A change of scene

Living France - - Contents - theenglishcel­e­brant.com

From com­pany di­rec­tors in Lon­don to gîte own­ers in Char­ente, and they took Shake­speare with them too

With its rep­u­ta­tion for ro­mance, France is the ideal lo­ca­tion for a wed­ding. And with no short­age of lov­ing cou­ples wish­ing to tie the knot there, those pro­vid­ing ser­vices such as flow­ers, pho­tog­ra­phy and the cer­e­mony it­self are find­ing that busi­ness is boom­ing. Gil­lian Har­vey speaks to three women for whom wed­dings are a weekly oc­cur­rence

As a voiceover artist, Celia Drum­mond – whose voice you may have heard on the Lon­don Un­der­ground or Eurostar – moved to France in 2004 af­ter tech­no­log­i­cal ad­vances meant she could carry out her work from any­where in the world.

“I’d had a hol­i­day home here since 1990 and had al­ways loved the coun­try,” she says. “With my hus­band do­ing con­sul­ta­tion work, and my role as a voiceover artist, we re­alised we could live any­where. Our chil­dren had grown up, so we thought – let’s go while we still can!”

As well as her voiceover work, Celia worked for a short time as an es­tate agent dur­ing her first few years in the coun­try, but in 2010 when some close friends asked her to con­duct a pri­vate wed­ding cer­e­mony for their daugh­ter, she en­joyed the ex­pe­ri­ence so much that she de­cided to see whether or not she could qual­ify to per­form cer­e­monies for oth­ers.

“I did a lit­tle re­search and found that I could be­come a qual­i­fied cel­e­brant by tak­ing a three-day res­i­den­tial course with The Fel­low­ship of Pro­fes­sional Celebrants, which I took in 2013,” she ex­plains. Since that time, Celia has per­formed over 40 wed­dings per year.

“The work can be quite in­tense,” she says. “I have to get to know a cou­ple – ideally I’ll meet them in per­son, but I also use FaceTime and Skype. They fill out a de­tailed ques­tion­naire too, and I write a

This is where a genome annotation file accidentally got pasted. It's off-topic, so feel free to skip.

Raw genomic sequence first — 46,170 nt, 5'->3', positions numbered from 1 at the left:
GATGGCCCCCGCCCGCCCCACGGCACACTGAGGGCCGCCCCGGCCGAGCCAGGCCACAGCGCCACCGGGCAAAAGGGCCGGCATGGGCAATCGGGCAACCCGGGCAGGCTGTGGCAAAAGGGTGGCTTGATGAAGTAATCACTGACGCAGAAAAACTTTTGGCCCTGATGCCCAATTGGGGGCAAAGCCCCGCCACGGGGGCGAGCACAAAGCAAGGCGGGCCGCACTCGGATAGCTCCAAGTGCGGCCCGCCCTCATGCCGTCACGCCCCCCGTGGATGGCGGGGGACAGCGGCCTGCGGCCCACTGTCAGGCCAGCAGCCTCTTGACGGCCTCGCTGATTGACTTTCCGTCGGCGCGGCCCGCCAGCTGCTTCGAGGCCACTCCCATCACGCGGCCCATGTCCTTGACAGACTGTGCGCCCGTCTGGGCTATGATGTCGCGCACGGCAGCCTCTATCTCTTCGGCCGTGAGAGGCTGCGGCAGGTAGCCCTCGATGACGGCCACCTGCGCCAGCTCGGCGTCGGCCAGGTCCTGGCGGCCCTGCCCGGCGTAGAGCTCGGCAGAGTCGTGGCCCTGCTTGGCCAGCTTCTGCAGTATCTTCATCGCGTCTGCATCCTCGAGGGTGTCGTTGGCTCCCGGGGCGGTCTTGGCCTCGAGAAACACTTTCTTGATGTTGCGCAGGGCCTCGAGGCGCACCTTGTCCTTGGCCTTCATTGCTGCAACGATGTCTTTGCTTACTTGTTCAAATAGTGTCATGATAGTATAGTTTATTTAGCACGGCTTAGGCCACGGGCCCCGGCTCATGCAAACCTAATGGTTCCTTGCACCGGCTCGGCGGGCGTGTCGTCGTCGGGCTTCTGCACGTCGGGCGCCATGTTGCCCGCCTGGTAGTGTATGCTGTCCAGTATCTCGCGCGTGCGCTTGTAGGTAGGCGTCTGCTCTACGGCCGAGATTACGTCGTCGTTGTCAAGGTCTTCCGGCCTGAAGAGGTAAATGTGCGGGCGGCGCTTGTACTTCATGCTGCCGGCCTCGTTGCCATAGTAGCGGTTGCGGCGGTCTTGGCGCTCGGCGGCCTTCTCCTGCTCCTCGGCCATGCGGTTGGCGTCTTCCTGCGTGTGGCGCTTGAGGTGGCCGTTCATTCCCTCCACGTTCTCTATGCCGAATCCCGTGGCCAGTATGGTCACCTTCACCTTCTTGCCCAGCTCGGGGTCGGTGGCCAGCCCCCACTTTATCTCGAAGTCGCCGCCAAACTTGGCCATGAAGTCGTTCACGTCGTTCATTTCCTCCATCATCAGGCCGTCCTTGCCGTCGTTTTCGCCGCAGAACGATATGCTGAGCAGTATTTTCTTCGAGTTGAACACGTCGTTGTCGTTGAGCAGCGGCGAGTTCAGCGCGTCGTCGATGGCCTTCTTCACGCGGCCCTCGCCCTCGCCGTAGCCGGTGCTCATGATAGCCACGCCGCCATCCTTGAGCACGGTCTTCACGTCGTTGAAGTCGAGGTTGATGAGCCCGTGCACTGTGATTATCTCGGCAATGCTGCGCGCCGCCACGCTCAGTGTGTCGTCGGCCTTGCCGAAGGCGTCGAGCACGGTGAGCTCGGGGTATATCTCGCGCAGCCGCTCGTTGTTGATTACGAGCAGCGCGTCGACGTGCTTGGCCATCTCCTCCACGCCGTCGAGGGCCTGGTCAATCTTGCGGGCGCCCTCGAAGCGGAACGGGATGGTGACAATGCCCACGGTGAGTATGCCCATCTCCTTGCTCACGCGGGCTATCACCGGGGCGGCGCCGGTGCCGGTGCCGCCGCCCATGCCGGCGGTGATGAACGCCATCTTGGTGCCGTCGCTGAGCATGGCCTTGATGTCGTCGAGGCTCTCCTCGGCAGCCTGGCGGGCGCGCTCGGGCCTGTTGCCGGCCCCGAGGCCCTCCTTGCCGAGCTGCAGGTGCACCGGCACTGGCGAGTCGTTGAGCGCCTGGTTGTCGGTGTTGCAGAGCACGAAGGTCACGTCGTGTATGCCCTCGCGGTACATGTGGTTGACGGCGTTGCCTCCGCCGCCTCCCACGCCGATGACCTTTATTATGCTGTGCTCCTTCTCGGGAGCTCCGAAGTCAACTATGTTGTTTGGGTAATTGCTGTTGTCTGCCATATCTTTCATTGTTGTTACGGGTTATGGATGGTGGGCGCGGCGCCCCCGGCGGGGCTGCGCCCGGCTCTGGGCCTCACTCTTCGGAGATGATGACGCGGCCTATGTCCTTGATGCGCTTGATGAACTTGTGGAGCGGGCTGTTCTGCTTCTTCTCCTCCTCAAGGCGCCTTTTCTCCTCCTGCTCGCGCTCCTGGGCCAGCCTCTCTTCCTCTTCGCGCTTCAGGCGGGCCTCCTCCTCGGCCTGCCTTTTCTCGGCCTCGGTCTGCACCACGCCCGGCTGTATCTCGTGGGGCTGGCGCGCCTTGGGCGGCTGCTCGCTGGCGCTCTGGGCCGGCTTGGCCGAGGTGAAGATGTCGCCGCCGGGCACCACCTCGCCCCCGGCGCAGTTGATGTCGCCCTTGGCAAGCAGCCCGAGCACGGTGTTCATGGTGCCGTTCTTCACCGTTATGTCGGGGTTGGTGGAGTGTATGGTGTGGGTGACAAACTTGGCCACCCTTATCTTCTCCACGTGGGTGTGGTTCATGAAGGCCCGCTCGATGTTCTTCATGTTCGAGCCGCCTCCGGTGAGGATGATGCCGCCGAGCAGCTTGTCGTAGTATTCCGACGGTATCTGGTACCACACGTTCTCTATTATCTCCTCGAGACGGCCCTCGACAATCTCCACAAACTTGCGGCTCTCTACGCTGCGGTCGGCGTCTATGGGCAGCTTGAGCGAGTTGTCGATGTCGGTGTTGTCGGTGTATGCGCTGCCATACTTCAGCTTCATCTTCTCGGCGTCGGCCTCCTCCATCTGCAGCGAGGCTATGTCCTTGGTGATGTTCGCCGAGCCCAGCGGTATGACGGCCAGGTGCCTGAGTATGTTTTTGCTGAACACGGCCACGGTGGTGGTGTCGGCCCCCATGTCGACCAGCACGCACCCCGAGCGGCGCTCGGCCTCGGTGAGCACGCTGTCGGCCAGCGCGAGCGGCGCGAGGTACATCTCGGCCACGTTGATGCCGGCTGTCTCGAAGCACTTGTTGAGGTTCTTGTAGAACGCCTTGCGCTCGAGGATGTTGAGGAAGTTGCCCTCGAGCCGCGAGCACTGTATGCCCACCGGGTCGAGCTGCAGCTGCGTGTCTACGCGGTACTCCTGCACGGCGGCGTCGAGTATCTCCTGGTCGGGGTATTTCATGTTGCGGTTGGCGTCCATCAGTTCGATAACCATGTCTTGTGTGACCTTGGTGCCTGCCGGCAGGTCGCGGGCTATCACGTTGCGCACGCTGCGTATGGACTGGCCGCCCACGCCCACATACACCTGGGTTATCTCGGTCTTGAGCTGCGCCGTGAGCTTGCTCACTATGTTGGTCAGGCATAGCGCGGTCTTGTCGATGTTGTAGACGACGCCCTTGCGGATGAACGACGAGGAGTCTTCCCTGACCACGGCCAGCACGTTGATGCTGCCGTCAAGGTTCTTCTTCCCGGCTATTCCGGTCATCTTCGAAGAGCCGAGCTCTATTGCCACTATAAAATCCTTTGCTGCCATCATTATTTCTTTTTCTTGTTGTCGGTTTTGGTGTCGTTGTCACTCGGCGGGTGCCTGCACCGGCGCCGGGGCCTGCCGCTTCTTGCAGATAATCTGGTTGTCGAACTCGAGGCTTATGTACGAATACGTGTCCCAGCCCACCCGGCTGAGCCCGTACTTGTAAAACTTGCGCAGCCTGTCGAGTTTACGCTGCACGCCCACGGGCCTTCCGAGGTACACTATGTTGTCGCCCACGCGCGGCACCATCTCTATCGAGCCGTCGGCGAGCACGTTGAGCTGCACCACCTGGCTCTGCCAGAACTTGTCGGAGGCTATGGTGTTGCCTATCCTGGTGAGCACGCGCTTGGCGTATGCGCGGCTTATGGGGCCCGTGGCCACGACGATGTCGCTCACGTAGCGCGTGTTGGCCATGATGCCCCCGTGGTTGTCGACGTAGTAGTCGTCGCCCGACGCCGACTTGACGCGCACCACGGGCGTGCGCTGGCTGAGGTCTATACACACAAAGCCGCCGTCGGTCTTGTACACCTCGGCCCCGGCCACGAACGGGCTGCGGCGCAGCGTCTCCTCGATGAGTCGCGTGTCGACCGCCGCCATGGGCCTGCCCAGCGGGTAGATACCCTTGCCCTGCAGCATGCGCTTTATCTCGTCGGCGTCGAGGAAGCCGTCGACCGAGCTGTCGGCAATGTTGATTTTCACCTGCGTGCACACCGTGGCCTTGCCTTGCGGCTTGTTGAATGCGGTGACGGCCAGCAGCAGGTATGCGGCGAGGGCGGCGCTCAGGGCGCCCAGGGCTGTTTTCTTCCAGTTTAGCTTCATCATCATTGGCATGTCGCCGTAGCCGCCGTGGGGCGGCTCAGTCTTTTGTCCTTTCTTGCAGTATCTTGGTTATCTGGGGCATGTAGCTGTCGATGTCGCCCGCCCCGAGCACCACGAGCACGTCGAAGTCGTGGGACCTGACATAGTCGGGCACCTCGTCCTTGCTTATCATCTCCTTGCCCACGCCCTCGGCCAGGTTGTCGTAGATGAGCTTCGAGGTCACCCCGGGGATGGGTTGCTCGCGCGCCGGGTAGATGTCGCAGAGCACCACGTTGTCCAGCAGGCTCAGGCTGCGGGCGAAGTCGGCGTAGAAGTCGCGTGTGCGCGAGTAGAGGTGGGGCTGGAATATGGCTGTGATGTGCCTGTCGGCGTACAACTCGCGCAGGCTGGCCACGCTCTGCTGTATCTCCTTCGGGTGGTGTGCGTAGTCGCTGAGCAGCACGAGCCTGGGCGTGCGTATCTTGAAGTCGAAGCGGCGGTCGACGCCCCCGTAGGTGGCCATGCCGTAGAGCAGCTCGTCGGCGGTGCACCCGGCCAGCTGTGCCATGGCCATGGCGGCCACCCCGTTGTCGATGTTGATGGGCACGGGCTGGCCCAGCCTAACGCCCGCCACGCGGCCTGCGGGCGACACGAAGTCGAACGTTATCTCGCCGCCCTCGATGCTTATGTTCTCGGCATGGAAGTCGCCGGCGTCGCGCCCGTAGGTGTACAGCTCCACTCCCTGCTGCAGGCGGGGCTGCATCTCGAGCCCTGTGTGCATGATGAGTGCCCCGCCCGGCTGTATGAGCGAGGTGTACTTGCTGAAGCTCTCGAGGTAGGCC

tai­lored script for the ser­vice. Some­times cou­ples like to write their own ser­vice, us­ing my guide – and that’s fine. I re­cently did a wed­ding for a very mu­si­cal cou­ple, who in­tro­duced all sorts of sur­prises into the cer­e­mony, which was won­der­ful!”

Celia of­fers cou­ples the choice of dif­fer­ent rit­u­als within a wed­ding cer­e­mony, in­clud­ing wine shar­ing (where wines are mixed in a glass to cel­e­brate the union) and hand-fast­ing (where a cou­ple’s hands are tied to­gether with rib­bons).

As the only way to of­fi­cially tie the knot in France is at the mairie, most cou­ples at­tend a regis­ter of­fice in their home coun­try be­fore or af­ter their event to le­galise their union. “We sign a cer­tifi­cate,” ex­plains Celia, “but it’s not le­gally bind­ing. And for those who don’t live in France, it’s very com­pli­cated to ar­range a cer­e­mony at the mairie. Most cou­ples sort out the pa­per­work at home.”

With cou­ples ar­riv­ing from Eng­land, Europe and even the US, there is no short­age of de­mand; and the de­mand for beau­ti­ful lo­ca­tions is high. “More venues are be­gin­ning to open up as peo­ple re­alise the po­ten­tial of buy­ing châteaux and do­ing them up just to do events,” says Celia.

While each cer­e­mony is tailor-made, Celia is re­lieved that she hasn’t been asked to do any­thing too un­usual by a cou­ple, so far. “A cel­e­brant I know in the UK was asked to dress up as Bat­man re­cently,” she says. “Luck­ily, most cou­ples who come to France are look­ing for some­thing more ro­man­tic and tra­di­tional.”

Above: Celia of­fi­ci­ates at the wed­ding of Anya and Felix

Be­low: Celia of­fers cou­ples the choice of dif­fer­ent rit­u­als within a cer­e­mony

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